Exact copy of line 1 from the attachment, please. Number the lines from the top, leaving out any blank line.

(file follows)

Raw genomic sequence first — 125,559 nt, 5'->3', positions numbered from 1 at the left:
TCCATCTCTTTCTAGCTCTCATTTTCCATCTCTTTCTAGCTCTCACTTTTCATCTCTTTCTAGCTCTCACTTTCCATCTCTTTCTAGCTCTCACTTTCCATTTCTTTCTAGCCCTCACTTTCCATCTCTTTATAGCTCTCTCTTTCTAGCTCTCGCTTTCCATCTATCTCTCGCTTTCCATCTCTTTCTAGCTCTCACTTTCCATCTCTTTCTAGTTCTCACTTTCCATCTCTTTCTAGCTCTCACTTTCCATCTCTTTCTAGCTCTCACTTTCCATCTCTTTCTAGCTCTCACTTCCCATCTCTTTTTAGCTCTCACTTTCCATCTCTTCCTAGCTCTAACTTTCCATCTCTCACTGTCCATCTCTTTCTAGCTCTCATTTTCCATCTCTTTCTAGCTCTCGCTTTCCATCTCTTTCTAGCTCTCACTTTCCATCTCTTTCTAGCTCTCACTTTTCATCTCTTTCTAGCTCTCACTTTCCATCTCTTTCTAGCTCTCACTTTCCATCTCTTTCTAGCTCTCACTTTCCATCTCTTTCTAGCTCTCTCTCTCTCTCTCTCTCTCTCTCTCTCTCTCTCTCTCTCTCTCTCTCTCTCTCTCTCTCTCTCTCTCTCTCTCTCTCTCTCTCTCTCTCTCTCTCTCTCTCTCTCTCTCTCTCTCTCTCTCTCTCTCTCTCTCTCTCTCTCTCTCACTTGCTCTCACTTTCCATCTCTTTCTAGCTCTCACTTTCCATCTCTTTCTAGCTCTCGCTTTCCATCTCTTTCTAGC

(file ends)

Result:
Raw genomic sequence first — 125,559 nt, 5'->3', positions numbered from 1 at the left: